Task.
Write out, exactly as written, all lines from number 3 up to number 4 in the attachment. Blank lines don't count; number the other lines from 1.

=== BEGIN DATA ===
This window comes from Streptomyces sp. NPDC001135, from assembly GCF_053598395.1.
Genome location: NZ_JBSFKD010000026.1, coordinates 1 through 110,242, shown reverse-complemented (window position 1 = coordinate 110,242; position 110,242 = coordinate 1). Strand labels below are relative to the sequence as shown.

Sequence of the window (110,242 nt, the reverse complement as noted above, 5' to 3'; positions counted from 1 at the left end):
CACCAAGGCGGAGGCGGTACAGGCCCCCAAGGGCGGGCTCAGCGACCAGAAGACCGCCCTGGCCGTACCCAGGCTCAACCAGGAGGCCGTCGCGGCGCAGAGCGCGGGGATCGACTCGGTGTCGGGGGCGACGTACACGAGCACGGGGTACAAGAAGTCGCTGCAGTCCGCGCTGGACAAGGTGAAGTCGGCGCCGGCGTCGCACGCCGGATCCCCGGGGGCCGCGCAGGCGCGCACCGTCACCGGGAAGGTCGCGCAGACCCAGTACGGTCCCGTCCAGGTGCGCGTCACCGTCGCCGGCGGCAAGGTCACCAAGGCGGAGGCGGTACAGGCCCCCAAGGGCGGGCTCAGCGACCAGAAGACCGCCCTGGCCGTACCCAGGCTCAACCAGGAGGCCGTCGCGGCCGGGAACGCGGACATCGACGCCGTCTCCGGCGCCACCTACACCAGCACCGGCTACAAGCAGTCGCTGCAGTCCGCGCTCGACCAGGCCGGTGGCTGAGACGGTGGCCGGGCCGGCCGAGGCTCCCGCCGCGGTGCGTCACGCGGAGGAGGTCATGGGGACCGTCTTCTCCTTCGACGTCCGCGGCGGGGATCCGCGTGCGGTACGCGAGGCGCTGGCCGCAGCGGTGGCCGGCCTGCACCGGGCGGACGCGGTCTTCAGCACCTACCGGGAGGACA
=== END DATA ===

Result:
Sequence of the window (110,242 nt, the reverse complement as noted above, 5' to 3'; positions counted from 1 at the left end):
CACCAAGGCGGAGGCGGTACAGGCCCCCAAGGGCGGGCTCAGCGACCAGAAGACCGCCCTGGCCGTACCCAGGCTCAACCAGGAGGCCGTCGCGGCGCAGAGCGCGGGGATCGACTCGGTGTCGGGGGCGACGTACACGAGCACGGGGTACAAGAAGTCGCTGCAGTCCGCGCTGGACAAGGTGAAGTCGGCGCCGGCGTCGCACGCCGGATCCCCGGGGGCCGCGCAGGCGCGCACCGTCACCGGGAAGGTCGCGCAGACCCAGTACGGTCCCGTCCAGGTGCGCGTCACCGTCGCCGGCGGCAAGGTCACCAAGGCGGAGGCGGTACAGGCCCCCAAGGGCGGGCTCAGCGACCAGAAGACCGCCCTGGCCGTACCCAGGCTCAACCAGGAGGCCGTCGCGGCCGGGAACGCGGACATCGACGCCGTCTCCGGCGCCACCTACACCAGCACCGGCTACAAGCAGTCGCTGCAGTCCGCGCTCGACCAGGCCGGTGGCTGAGACGGTGGCCGGGCCGGCCGAGGCTCCCGCCGCGGTGCGTCACGCGGAGGAGGTCATGGGGACCGTCTTCTCCTTCGACGTCCGCGGCGGGGATCCGCGTGCGGTACGCGAGGCGCTGGCCGCAGCGGTGGCCGGCCTGCACCGGGCGGACGCGGTCTTCAGCACCTACCGGGAGGACA